An existing anti-stroke drug is an effective treatment for middle-ear infections, showing the ability to suppress mucus overproduction, improve bacterial clearance and reduce hearing loss, according to researchers at Georgia State Univ. and the Univ. of Rochester. The findings could result in a novel, non-antibiotic treatment for otitis media, or middle-ear infection, possibly through topical drug delivery.
The number of new Ebola cases is tapering off, but the search for new treatments continues. Now...
A class of FDA-approved cancer drugs may be able to prevent problems with brain cell development...
Nanoengineers at the Univ. of California, San Diego developed a gel filled with toxin-absorbing nanosponges that could lead to an effective treatment for skin and wound infections caused by MRSA, an antibiotic-resistant bacteria. This "nanosponge-hydrogel" minimized the growth of skin lesions on mice infected with MRSA, without the use of antibiotics.
Researchers have discovered the structure of a key protein on the surface of an unusually large virus called the mimivirus, aiding efforts to determine its hosts and unknown functions. The mimivirus was initially thought to be a bacterium because it is much larger than most viruses. It was isolated by French scientists in 1992 but wasn't confirmed to be a virus until 2003.
With the arrival of spring, millions of people have begun their annual ritual of sneezing and wheezing due to seasonal allergies. A research team is bringing people hope with a potential vaccine that nudges the immune response away from developing allergies. The findings have clinical implications since allergies and asthma are lifelong conditions that often start in childhood and for which there is presently no cure.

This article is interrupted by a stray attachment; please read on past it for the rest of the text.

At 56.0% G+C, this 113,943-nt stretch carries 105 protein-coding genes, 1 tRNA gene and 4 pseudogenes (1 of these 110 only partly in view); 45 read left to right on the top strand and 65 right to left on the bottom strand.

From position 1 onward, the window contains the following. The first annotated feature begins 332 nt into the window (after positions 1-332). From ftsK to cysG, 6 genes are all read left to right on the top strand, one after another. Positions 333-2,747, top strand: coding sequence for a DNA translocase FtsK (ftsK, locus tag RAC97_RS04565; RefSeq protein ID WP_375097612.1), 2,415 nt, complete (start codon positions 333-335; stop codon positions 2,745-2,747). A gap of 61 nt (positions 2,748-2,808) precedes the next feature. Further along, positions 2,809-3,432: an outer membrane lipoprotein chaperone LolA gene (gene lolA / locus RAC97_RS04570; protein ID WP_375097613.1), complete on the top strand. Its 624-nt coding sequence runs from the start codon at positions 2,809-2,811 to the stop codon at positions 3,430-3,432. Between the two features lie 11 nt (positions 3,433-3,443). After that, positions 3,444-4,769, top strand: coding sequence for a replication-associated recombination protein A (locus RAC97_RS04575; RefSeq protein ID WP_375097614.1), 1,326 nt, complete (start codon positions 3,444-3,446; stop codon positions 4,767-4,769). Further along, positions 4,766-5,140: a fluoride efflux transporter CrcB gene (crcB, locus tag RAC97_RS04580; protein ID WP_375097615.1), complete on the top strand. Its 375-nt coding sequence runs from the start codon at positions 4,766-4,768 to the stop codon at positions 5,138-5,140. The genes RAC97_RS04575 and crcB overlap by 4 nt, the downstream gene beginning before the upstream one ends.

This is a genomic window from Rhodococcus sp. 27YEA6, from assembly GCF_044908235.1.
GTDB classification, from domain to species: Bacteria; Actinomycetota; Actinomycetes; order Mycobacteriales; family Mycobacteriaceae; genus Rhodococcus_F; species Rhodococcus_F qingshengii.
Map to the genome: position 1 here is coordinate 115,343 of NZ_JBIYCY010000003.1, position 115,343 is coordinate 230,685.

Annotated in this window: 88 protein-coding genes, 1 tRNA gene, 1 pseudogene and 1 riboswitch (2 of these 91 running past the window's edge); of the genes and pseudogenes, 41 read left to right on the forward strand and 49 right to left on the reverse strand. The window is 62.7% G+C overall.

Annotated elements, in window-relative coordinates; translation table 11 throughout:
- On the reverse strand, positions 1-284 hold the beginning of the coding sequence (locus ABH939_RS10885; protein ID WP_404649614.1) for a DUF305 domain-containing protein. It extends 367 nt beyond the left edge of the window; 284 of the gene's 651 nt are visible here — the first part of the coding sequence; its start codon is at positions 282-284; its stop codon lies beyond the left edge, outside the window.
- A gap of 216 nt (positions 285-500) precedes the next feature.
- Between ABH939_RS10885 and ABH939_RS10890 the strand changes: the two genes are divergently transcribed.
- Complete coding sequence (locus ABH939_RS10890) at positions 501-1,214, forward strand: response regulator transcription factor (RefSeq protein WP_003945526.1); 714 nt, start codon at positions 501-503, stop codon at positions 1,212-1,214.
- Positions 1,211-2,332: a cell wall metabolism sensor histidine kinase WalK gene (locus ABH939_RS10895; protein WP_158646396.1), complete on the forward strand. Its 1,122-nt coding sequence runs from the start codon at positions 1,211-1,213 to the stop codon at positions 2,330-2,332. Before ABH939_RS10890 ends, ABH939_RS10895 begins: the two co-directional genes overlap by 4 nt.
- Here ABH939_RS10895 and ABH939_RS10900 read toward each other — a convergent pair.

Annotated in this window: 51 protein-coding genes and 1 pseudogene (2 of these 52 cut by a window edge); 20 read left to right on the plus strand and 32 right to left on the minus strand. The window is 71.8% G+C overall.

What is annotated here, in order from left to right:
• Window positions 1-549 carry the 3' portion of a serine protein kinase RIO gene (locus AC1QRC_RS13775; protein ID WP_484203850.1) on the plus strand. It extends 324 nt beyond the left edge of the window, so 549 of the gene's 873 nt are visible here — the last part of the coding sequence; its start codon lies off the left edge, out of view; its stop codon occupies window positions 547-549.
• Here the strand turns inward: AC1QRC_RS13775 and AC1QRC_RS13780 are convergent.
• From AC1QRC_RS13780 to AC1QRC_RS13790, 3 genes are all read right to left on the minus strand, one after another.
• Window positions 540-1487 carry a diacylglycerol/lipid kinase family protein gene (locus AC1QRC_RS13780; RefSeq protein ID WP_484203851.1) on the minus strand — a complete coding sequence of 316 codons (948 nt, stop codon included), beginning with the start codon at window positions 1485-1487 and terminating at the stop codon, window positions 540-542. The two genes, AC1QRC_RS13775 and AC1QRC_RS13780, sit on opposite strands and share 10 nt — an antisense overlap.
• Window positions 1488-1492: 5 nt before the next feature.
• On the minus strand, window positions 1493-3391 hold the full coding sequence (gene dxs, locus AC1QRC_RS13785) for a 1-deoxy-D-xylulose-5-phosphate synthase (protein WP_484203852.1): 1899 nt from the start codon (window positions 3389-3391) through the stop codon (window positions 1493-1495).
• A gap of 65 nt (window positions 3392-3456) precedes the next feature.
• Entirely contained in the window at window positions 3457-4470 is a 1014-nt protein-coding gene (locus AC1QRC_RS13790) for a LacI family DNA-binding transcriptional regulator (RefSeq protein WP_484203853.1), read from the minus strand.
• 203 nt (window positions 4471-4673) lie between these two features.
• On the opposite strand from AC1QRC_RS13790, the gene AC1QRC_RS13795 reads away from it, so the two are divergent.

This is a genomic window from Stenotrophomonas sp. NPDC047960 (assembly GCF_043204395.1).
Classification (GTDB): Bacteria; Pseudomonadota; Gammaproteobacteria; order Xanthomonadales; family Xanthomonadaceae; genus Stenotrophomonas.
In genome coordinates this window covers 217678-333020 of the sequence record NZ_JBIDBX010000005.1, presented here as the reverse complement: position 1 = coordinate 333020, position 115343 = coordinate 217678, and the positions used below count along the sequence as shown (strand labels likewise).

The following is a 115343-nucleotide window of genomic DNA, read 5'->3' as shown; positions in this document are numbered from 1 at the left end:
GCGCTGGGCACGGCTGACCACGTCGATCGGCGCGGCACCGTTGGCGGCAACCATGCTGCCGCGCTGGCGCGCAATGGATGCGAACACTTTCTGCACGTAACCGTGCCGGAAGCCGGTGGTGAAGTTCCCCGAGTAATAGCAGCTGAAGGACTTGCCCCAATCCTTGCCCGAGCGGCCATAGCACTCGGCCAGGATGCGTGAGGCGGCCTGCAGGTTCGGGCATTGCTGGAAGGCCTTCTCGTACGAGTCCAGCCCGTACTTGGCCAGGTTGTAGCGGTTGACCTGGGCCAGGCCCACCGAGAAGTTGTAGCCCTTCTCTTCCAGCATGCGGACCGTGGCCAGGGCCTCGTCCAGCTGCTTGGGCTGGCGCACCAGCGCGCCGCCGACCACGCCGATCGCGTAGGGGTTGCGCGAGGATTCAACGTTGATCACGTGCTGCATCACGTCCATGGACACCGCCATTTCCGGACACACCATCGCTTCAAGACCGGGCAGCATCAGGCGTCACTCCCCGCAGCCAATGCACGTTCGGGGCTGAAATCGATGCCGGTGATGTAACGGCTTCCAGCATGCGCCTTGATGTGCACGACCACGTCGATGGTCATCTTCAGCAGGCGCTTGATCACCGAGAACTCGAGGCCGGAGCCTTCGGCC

A new target for drug development in the fight against the deadly disease malaria has been discovered by researchers at Massachusetts Institute of Technology. In a recently published paper, the researchers describe how they identified the drug target while studying the way in which the parasites Toxoplasma gondii, which causes toxoplasmosis, and Plasmodium, which causes malaria, access vital nutrients from their host cells.
A new study led by researchers at the Univ. of Minnesota has found a three-way link among antibiotic use in infants, changes in the gut bacteria and disease later in life. The imbalances in gut microbes, called dysbiosis, have been tied to infectious diseases, allergies and other autoimmune disorders, and obesity later in life.
For the first time, a large study suggests that a vitamin might modestly lower the risk of the most common types of skin cancer in people with a history of these relatively harmless yet troublesome growths. In a study in Australia, people who took a specific type of vitamin B3 for a year had a 23% lower rate of new skin cancers compared to others who took dummy pills.
A potential mechanism to combat diseases caused by haemorrhagic fever viruses has been discovered by researchers at the Univ. of Montreal's Dept. of Biochemistry and Molecular Medicine. These diseases present a dramatic risk to human health as they often spread quickly and kill a high percentage of infected individuals, as demonstrated by the recent Ebola outbreaks.
Therapies that specifically target mutations in a person’s cancer have been much-heralded in recent years, yet cancer cells often find a way around them. To address this, researchers identified a promising combinatorial approach to treating glioblastomas, the most common form of primary brain cancer.
In recent years, public health concerns about post-traumatic stress disorder (PTSD) have risen significantly, driven in part by affected military veterans returning from conflicts in the Middle East and elsewhere. PTSD is associated with number of psychological maladies, among them chronic depression, anger, insomnia, eating disorders and substance abuse.
For the first time, Ebola has been discovered inside the eyes of a patient months after the virus was gone from his blood. The case concerns Dr. Ian Crozier, an American physician who caught Ebola in September while working in West Africa. He was treated at Emory Univ. in Atlanta and released when he was no longer contagious.
Diagnosing a heart attack can require multiple tests using expensive equipment. But not everyone has access to such techniques, especially in remote or low-income areas. Now scientists have developed a simple, thermometer-like device that could help doctors diagnose heart attacks with minimal materials and cost. The report on their approach appears in Analytical Chemistry.